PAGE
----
Republican Party's New Obamacare Bill Suggests They've Finally Accepted The ACA

House Republicans are back to doing what they do best: Passing anti-Obamacare legislation. This time, however, the nature of the legislation is very different, and has very different implications. The GOP’s latest proposal suggests that, despite its never-ending public temper tantrums, the Republican Party may actually be on the verge of accepting the legitimacy of Obamacare, and giving up its hopes of repealing the law.

Some back story: Last November, House Republicans voted to repeal Obamacare for the 47th time since the Affordable Care Act was signed into law four years ago. Like the 46 bills that proceeded it, the measure passed the GOP-controlled House, went on to the Democratic-controlled Senate, and landed in the garbage bin.

Now, Speaker John Boehner and his minions understood full well that the Senate wouldn’t even vote on the bill, and that President Obama would never sign it. However, a lot of the Republican base didn’t (and doesn’t) seem to grasp this; many Republican voters retained some hope that the law might still get knocked down somehow, and so Republican leadership in the House passed this legislation to prove to their constituencies that, yes, the GOP is firmly committed to repealing Obamacare (as if this was ever in doubt).

From this perspective, then, it’s not surprising that on Friday, House Majority Whip Eric Cantor unveiled yet another bill that targets Obamacare. However.

Cantor’s latest proposal is way different, because it doesn’t repeal, defund or delay the Affordable Care Act. Instead, it simply requires the federal government to publicly report any security breaches that occur at Despite the fact that there’s no evidence any security breaches have occurred, this is a much more modest proposal. It doesn’t undermine the law in any way, doesn’t reject the legitimacy of the law, and is probably something a lot of Democrats and Obamacare supporters would be perfectly fine with.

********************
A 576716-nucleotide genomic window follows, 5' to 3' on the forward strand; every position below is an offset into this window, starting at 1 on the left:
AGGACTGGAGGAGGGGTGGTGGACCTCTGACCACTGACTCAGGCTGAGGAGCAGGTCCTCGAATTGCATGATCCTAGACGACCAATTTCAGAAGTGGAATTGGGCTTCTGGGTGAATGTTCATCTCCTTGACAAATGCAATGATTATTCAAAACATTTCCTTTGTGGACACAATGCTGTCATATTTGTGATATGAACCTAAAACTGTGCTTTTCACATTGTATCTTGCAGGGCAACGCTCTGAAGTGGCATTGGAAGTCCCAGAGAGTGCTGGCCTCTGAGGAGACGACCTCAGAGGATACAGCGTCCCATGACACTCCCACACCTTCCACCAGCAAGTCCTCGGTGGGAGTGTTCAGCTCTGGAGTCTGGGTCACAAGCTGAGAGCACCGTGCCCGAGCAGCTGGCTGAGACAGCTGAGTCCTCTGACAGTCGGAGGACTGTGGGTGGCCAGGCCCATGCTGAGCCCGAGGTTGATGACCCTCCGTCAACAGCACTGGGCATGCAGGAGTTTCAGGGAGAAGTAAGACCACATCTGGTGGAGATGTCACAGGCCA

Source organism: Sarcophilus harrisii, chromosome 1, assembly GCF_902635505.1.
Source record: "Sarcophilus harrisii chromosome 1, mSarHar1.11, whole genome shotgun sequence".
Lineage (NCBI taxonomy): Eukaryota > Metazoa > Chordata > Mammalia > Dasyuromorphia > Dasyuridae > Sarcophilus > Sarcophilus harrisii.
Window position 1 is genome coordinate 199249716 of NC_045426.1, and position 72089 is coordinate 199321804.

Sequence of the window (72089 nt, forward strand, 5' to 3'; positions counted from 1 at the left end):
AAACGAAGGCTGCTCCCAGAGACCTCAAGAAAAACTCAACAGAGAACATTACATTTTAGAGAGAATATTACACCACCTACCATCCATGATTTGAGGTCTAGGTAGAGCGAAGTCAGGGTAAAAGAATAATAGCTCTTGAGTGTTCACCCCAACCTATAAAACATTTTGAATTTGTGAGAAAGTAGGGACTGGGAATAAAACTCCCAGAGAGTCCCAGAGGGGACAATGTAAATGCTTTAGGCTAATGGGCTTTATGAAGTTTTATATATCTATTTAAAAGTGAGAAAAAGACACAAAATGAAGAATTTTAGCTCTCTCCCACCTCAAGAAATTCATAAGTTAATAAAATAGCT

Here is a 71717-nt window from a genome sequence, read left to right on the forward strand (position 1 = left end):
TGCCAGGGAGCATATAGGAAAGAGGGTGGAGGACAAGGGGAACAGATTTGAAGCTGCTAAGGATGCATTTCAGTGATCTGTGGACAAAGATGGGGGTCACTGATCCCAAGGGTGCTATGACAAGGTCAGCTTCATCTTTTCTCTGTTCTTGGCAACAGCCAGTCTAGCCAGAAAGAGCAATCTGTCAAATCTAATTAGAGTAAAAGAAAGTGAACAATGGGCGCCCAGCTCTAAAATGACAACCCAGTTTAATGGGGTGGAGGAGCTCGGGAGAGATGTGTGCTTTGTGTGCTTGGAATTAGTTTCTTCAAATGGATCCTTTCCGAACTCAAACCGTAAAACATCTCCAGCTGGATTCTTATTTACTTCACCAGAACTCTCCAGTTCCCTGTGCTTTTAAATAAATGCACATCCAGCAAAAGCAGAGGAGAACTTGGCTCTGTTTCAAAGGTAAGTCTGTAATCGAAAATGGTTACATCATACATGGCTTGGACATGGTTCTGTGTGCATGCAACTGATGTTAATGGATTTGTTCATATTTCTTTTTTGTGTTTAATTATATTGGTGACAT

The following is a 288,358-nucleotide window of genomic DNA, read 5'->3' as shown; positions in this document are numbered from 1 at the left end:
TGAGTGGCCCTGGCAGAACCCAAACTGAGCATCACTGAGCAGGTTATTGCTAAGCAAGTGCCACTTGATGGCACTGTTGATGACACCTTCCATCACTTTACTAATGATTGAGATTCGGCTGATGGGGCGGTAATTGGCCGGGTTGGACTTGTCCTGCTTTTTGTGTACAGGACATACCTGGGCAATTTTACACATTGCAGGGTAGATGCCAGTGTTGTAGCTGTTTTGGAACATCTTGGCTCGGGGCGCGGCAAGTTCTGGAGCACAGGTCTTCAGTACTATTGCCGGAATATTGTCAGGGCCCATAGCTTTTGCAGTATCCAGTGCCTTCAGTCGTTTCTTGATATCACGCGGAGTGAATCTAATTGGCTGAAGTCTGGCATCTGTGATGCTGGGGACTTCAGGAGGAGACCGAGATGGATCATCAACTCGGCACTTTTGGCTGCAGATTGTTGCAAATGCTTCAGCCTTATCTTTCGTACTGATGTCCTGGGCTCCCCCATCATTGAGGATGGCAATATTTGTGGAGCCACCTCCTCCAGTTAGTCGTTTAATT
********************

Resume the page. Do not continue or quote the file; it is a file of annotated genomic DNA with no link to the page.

In other words, while the earlier anti-Obamacare bills were crafted solely to make a statement — Republicans knew Obama would never sign them — this latest bill looks, at least on the face of it, like it was written to actually implement a policy change. And as a general rule, parties don’t propose minor policy changes to laws that they hate if they have hope that the law may soon be repealed.

It looks like the party is now operating from the assumption that Obamacare is the law of the land. Regardless of whether this most recent proposal passes, from a political standpoint, it's a direct and somewhat shocking rejection of the Tea Party’s “give us repeal or give us death” mentality, which was most recently on display during the futile government shutdown.

Make no mistake: The intent behind this current proposal is to make sure the Obama administration faces an intense public backlash if does suffer any security breaches. Republicans are still devoted to driving down the law’s popularity, and the GOP is indeed basing its 2014 strategy on hammering Democrats over Obamacare. That much hasn’t changed.

However, that attitude now seems to be more "look how awful Obamacare is," not "vote for us so we can get rid of Obamacare." It seems as if the party may also be giving up the ghost on actually repealing or even underminding the law, at least for the time being, and if that’s the case, it would represent the party’s single biggest policy shift since Obama was elected five years ago.